Unions furious as Metronet gets second Tube contract

20 Sep 01
Transport unions claimed they were misled by London Underground chiefs after a company with one contract already in the bag won a second one to manage the Tube under the public-private partnership.

21 September 2001

Metronet, a consortium comprising Balfour Beatty, Bombardier Transportation and Thames Water, won preferred bidder status on September 19 for the £5bn deal to run the 'sub-surface' lines, which include the Circle and the District.

Earlier this year they were also made preferred bidder for the Bakerloo, Central, Waterloo and City and Victoria lines.

The unions claim this gives Metronet 66% control of the Tube and contradicts London Transport bosses' claims that they would select three separate companies to run the three 'infracos' – infrastructure companies contracted to manage the Tube.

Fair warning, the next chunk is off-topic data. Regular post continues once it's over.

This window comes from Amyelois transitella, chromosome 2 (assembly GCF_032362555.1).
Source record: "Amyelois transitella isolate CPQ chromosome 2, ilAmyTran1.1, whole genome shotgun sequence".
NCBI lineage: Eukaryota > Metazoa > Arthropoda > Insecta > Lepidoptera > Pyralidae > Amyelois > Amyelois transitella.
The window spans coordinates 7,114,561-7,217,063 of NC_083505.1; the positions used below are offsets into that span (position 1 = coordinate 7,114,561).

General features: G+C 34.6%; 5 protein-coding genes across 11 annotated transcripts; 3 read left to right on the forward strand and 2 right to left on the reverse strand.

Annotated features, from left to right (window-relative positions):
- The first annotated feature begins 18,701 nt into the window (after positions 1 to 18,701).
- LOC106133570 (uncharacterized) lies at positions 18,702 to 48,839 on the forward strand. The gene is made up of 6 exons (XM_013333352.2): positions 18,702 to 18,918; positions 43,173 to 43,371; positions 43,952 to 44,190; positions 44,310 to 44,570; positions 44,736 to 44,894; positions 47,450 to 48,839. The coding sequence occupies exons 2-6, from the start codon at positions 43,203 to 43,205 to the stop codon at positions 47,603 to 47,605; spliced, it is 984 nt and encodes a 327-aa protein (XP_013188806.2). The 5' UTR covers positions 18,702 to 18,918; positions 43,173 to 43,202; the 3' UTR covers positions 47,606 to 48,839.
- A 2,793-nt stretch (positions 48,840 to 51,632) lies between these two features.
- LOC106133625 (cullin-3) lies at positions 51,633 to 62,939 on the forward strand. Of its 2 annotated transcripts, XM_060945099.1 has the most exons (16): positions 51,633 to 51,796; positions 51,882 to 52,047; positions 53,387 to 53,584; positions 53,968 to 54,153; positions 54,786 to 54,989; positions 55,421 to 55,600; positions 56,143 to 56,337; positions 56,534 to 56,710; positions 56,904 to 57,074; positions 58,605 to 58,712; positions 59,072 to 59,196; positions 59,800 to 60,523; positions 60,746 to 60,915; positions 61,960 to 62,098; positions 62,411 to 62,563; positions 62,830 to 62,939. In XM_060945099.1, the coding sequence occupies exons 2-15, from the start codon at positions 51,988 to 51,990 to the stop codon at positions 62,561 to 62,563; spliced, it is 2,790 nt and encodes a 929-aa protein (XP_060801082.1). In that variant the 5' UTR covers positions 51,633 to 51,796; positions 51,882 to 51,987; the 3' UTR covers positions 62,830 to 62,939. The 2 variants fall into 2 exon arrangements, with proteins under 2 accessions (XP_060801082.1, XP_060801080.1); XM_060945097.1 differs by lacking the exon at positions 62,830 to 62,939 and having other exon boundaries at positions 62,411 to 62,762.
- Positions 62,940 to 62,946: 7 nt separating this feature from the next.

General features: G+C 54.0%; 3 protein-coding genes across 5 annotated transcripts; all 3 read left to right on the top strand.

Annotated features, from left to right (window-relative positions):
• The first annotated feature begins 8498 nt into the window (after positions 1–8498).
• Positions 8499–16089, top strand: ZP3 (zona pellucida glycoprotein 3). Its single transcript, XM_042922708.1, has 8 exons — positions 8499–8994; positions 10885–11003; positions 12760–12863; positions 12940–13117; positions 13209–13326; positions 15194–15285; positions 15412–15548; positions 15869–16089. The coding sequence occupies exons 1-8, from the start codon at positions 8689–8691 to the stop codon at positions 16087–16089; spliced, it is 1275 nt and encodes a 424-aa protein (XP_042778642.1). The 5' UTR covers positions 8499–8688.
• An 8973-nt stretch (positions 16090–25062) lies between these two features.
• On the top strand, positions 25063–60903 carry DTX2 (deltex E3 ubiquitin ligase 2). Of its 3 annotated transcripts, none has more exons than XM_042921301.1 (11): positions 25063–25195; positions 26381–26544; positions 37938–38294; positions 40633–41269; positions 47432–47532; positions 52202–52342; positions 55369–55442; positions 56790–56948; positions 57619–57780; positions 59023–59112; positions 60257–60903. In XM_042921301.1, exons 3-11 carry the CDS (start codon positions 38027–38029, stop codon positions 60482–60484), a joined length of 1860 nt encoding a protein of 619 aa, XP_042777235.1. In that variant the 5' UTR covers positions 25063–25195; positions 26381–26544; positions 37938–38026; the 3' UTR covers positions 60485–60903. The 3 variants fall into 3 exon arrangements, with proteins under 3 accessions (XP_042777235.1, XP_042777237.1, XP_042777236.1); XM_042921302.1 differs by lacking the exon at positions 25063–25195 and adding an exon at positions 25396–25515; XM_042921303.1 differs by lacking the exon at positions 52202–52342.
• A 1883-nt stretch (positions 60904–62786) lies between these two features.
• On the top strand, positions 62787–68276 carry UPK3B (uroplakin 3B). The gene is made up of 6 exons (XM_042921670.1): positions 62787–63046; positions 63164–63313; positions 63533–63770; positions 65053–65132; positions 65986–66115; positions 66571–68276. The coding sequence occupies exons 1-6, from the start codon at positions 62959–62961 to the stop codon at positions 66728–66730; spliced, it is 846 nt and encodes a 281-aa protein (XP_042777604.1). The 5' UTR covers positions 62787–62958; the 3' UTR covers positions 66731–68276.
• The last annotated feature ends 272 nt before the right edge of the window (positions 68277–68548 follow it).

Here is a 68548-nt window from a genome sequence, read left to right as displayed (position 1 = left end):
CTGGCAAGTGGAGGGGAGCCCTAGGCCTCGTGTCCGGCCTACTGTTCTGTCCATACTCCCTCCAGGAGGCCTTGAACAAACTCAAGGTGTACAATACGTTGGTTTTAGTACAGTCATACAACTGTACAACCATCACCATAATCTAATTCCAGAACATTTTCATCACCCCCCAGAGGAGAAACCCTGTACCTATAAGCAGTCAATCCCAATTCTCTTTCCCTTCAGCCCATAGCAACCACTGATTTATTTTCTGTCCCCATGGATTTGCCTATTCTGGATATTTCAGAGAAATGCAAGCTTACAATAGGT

'It is an absolute farce,' said Bobby Law, an officer with the RMT union.'There need to be three separate companies.'

Law added that Tube bosses had also undermined one of the main principles of the PPP: that introducing the private sector would produce greater competition.

Derek Smith, London Underground Ltd chair and managing director, said that Metronet's two arms 'would be run as separate companies'.

He dismissed fears over Balfour Beatty's safety record on the national network, despite privatisation being severely criticised in the third Cullen report on rail safety after the Hatfield crash, published this week.

The announcement came as bosses began a charm offensive to convince the public that PPP was safe. At a 'stakeholders' meeting' in London, Smith put the case for the PPP. He refused, though, to meet union requests to hold a public meeting into PPP.

The meeting was dismissed by London Mayor Ken Livingstone as a publicity stunt and he and his transport commissioner Bob Kiley refused to attend.


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